Posts Tagged ‘make money’

For Fiction Writers Who Think They Can’t Make Good Money

Yes, You Can Make Money Writing Fiction

by Patricia Fry

Many people doubt that anyone can make money as a writer. This belief is especially wide-spread among the fiction-writing community. The truth is that there is money to be made as a writer no matter the genre you choose. If you dream of making money writing fiction, follow the steps below to your very own pot of gold:

1: Change your mindset. The most common mistake that writers of any persuasion or genre make is becoming so attached to what one wants to write that one can’t or won’t bend. It is rare that you can make even a little spending money writing strictly what you want to write. If you hope to earn a living through your writing, you must begin to look at writing as a business rather than a creative outlet. It is time to step outside that comfy inspired writing zone and begin to write what others actually want to publish.

As an example, perhaps you love writing science fiction, but you notice that the higher paying markets are specialty magazines seeking more contemporary stories. Be willing to write a slice of life story for U.S. Catholic and earn a cool $150 or $300. Consider submitting a fiction piece featuring retirement for St. Anthony Messenger and collect $450.

Of course, you can still write science fiction. Earn a few bucks on the side and build your list of credits by submitting some of your stories to magazines such asAnalog Science Fiction and FactFantasy and Sccience Fiction Magazine, or Asimov’s Science Fiction Magazine.

2: Make sure you actually have a knack for writing fiction. Maybe writer is your name and fiction is your game, but do you have any talent? Do your stories possess all of the elements of good fiction? Have you actually tested your writing skill by entering your work in contests or seeking publication at sites or in magazines that are at least a little bit selective about what they publish? Maybe you can ask a professional editor of fiction or an acclaimed writer of fiction to review your work–just to see if it is worthy of publication. If not, then maybe some classes and a few writers’ conferences are in order.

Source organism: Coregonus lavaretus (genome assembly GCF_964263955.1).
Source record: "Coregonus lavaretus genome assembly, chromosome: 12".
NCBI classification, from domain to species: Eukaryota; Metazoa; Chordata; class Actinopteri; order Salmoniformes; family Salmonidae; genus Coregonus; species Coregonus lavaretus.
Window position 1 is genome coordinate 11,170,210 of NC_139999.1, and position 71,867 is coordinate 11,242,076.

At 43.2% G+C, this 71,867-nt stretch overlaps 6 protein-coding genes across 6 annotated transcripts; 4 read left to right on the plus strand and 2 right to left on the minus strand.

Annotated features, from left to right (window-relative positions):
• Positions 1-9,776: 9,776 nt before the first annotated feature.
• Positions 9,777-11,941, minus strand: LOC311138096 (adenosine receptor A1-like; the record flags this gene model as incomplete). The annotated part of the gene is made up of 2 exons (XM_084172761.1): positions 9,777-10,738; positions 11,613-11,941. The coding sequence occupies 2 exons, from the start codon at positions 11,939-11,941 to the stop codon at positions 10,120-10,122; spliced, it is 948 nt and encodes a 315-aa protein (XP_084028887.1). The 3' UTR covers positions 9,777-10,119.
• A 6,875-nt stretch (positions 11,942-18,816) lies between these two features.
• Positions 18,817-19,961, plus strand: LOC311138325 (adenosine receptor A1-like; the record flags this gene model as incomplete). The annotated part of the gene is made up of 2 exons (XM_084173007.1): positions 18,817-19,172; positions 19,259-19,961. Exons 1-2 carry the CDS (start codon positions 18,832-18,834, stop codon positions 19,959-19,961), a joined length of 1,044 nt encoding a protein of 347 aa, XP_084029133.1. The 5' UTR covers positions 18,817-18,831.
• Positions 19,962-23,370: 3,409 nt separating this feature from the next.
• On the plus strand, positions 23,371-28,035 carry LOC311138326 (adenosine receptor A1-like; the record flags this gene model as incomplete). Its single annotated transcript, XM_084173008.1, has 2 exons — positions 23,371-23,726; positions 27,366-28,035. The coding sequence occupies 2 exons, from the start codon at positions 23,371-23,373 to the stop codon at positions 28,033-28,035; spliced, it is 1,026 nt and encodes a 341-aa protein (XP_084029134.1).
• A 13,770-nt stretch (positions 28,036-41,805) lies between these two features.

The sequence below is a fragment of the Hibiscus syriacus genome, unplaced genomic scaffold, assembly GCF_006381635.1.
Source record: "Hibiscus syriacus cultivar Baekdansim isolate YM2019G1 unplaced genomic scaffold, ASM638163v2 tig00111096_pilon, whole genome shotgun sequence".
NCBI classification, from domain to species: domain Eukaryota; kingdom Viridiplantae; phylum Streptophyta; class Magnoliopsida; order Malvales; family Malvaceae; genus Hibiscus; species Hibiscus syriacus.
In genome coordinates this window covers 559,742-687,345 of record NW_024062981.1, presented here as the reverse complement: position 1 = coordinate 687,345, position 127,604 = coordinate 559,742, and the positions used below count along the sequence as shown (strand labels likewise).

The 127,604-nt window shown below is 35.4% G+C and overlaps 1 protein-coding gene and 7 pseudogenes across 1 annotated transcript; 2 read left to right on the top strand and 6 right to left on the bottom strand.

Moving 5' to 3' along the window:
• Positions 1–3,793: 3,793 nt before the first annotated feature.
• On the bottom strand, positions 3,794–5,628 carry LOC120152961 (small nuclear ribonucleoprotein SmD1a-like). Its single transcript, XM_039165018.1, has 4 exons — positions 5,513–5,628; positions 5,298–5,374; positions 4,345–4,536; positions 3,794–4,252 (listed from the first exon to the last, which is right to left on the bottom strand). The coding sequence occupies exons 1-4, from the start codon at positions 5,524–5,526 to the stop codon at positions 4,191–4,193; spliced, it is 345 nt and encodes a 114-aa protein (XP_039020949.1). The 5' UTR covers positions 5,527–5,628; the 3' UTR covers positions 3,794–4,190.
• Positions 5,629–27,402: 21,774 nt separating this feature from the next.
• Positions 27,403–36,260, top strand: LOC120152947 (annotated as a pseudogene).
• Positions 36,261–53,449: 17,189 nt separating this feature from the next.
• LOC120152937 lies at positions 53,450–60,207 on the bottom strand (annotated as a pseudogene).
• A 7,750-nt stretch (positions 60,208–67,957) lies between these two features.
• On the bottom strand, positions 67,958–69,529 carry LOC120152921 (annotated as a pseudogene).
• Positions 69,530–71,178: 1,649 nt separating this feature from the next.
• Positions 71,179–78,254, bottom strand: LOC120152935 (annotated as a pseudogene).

In the meantime, test your science fiction/horror writing through Web sites and online e-zines such as those listed at Locate general fiction writing sites and e-zines by doing a Google search.

Explore literary print magazines. While they generally don’t pay much, most of them do publish fiction. There are over 100 literary magazines listed in Writer’s Market.

3: Locate viable markets. In other words, start thinking like a businessman or woman. Do you subscribe to magazines that publish fiction? Scrutinize magazines that you find in the doctor’s office as well as those on newsstands and online. Locate appropriate magazines using Writer’s Market or the or databases. Here are three directories that list magazines that use fiction:

When you locate a prospective magazine, visit their web site in search of their Submission Guidelines or Guidelines for Writers. Find submission guidelines…

By clicking on Submission Guidelines,
By clicking on Contact Us
By clicking on About Us
By writing to the editor and requesting a copy.

Submission Guidelines will tell you:

  • Whether or not the editors accept submissions. Some magazines use staff writers only. Others accept submissions only during certain months.
  • What type of material they’re seeking. Do they want short romance or adventure stories of 1,000 to 3,000 words or 10,000 word novellas?
  • The pay scale. Do they pay a flat fee or by the word–.01 cents/word or $1,000 per story?
  • What to include in your submission. Do they want to see a synopsis first or the complete manuscript? Do they want your credentials as a writer included in a cover letter?
  • Contact information. Always address your package to the appropriate editor. This information may be outdated at their Web site, so always double check by reviewing their magazine masthead. It’s also okay to call and ask to whom your package or email attachment should be directed.